Another part of popular culture is the television campaigns against family violence which depict men as the perpetrators and women as the victims. I may be wrong but I have yet to see an advertisement depicting the male as needing help and the support of the community. Even brochures about family violence have pictures of women and children looking sad. White Ribbon Day was solely interested in violence against women. If campaigns are used to portray an inaccurate image isn’t that classed as propaganda?
I remember reading somewhere a quote that stated that every ideology has a scapegoat. For example the Socialists have the wealthy and the Feminists have males. I believe that there is such a culture of victimhood with women that it has blinded society to the abuse that some women inflict on others.
Dr Laura Schlesinger is an American radio advice show host as well as a best selling novelist who is a self described reformed feminist. She believes that the feminist movement has eroded the image of males to such an extent that many men live unhappy lives and in “fear of their womenfolk”. She believes that feminism has belittled men’s needs and portrayed a stereotype that women’s’ needs are more important and therefore require more attention. I believe the gender bias in partner violence supports this social observation. Dr Laura is regularly vilified in the USA by feminist groups and much misinformation is distributed about her. Ironically she argues that by attending to men’s needs, which she describes as very basic, it actually gives women real power in their relationship as men will be do anything for them when their needs are met.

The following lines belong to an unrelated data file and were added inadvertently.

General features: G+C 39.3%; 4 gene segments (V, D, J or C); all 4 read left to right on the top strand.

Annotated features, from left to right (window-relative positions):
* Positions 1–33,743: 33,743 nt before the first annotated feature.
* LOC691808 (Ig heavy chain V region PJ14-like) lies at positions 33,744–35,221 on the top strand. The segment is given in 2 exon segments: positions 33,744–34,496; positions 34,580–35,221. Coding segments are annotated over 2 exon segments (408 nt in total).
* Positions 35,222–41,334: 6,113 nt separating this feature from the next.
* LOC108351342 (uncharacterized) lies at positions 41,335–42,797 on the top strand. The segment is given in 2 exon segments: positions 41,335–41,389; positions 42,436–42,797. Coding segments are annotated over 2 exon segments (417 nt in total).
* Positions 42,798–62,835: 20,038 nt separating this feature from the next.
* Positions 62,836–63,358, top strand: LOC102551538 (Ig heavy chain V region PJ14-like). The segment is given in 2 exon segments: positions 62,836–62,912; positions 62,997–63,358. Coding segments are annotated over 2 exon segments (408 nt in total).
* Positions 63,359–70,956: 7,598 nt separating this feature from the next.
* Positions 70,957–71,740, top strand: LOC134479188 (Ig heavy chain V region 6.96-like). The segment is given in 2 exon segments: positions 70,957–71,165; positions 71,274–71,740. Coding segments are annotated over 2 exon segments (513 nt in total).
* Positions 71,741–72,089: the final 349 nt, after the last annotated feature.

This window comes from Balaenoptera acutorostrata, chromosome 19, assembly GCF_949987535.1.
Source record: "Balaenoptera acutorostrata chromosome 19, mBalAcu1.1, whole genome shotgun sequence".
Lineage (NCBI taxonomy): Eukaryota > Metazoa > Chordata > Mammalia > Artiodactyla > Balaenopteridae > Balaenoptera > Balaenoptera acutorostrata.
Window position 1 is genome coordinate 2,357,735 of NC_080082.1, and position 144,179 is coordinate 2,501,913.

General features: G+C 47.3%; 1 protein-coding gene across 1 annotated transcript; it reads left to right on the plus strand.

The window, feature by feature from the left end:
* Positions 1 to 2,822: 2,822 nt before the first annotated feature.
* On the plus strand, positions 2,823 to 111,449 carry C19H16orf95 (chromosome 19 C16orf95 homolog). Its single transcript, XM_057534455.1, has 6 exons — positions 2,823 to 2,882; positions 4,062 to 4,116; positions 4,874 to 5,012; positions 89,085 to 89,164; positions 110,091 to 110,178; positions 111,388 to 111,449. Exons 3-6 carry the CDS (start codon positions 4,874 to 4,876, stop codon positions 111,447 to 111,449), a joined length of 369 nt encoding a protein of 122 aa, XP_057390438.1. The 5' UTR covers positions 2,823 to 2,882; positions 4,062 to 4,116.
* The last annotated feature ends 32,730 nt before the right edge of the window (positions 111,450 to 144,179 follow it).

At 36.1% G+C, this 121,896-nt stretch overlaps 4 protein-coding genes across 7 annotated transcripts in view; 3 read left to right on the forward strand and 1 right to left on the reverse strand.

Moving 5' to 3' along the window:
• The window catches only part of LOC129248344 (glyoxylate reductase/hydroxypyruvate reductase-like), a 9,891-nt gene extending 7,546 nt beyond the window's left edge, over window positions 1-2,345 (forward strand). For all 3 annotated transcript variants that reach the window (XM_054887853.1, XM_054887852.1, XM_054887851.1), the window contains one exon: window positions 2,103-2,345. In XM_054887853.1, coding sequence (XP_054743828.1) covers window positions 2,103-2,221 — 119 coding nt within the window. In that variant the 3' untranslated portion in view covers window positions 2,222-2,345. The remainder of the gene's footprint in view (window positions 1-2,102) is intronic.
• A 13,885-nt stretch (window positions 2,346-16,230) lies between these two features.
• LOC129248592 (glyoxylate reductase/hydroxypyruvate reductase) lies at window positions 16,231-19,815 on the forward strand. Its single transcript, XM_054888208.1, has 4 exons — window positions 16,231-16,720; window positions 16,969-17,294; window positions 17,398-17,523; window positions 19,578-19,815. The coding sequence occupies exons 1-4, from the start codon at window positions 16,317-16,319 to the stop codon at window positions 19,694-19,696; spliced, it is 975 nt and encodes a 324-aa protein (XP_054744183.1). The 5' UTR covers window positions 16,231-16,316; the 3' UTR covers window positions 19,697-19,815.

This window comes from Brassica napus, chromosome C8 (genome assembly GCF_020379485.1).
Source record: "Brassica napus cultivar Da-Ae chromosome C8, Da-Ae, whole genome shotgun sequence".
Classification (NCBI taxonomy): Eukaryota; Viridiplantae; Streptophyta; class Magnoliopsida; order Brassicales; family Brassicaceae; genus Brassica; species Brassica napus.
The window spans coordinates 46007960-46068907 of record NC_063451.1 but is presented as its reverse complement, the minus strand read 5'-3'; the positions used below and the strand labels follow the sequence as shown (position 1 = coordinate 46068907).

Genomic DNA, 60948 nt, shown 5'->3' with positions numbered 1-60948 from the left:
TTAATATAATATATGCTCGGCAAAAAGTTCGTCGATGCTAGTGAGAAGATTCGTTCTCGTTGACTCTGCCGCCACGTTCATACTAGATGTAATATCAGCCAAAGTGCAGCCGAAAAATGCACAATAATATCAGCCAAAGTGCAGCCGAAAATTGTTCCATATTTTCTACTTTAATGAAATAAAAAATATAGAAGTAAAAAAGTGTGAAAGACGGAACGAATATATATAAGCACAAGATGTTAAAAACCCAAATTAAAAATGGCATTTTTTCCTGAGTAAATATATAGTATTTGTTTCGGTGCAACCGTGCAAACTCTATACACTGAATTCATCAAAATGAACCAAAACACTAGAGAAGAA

When I was studying I interviewed a counsellor who specialised in counselling men. He stated to me that he guarantees that all men who abuse women have been abused by a significant woman in their younger life. I was shocked to hear this and stated that there is so much information that it is a power and control issue that men wish to have over women and of a hatred towards women and he replied that that is what the feminist critique states.